The quality of your favorite proteins are actually pretty important to how you look and feel. During digestion, proteins are broken down into amino acids, which are used to build and repair cells, including the ones that make up our skin. Without adequate protein, our skin cells can’t regenerate properly, which inhibits healing and leads to wrinkling. If you’re concerned with crazy antibiotics and hormones making their way onto your plate (and rightly so), getting your meat, dairy, and eggs from animals allowed to roam on pastures and eat their natural diet will guarantee you more healthy, nutrient-rich proteins.
Too much gluten
Gluten allergy is definitely a real thing that tons of people have. And although avoiding gluten has become a bit of a fad, the general consensus from numerous studies and an overwhelming amount of anecdotal evidence suggest that it is unhealthy even for people without an allergy or intolerance. Too much gluten can actually damage the gut lining, cause chronic inflammation and increase the permeability of the intestines (hello “leaky gut” syndrome). If you’re interested in cutting gluten from your diet, it’s actually easier than it sounds. Most gluten-containing foods are processed (think cereal, pasta, bread, etc), so eating whole, fresh foods is a great place to start. If you generally feel sluggish, bloated, or have indigestion, cutting gluten out of your diet may be beneficial for both your body and your skin.
Getting the wrong kind of fats
Remember when everyone was avoiding fat like it was the plague? Well guess what, it’s actually a pretty vital nutrient that helps the bodies healing process, keeps the skin moisturized, and is necessary for the absorption for the fat soluble vitamins A, D, E, and K (which are all vital for skin health). There are still unhealthy fats that are more synthetically produced products like trans fats, “vegetable” oils like canola, sunflower, safflower, soybean, corn, cottonseed oils, nonorganic dairy products, and hydrogenated oils. Healthy fats are: Saturated fats – coconuts/coconut oil, grass-fed meat, full-fat/grass-fed raw/or organic dairy, pasture-raised eggs. Monounsaturated fats – avocados/avocado oil, olives/olive oil, almonds, hazelnuts, macadamia nuts. And Polyunsaturated fats – wild-caught fish, walnuts, wheat germ, flaxseeds, hemp seeds, pumpkin seeds. Tasty!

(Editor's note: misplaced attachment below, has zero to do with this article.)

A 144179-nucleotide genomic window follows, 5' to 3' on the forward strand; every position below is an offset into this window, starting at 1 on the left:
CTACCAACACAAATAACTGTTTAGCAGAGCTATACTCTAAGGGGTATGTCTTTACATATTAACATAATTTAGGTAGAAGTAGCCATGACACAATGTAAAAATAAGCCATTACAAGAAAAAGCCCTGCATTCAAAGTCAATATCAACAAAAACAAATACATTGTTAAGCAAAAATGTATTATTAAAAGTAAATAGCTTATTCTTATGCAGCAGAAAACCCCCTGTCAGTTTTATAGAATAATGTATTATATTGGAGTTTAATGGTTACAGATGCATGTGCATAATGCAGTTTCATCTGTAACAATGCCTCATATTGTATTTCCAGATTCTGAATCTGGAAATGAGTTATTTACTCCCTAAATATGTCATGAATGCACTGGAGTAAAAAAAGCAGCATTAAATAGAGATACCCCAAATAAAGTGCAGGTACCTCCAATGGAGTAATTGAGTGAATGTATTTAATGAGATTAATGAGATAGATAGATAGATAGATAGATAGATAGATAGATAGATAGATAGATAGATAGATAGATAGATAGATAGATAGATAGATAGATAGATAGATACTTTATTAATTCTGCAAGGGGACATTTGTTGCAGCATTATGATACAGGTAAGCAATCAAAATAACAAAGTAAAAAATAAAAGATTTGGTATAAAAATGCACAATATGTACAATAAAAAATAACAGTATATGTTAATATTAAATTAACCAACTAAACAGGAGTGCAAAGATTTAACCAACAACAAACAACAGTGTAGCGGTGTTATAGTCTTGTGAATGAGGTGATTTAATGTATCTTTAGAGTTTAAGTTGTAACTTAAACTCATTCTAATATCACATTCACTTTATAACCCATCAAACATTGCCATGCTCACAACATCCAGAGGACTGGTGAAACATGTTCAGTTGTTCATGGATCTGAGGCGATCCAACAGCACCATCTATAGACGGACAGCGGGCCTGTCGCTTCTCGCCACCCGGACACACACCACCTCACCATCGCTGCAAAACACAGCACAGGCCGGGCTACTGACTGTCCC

Confused about what to change first? We get it. All this knowledge is well and good, but it can be tough to implement or know where to start. Neumann recommends a food and skin diary to help you make some connections. For a week, keep track of what you eat, how you’re feeling, and the state of your skin throughout the day. You might be surprised what you discover!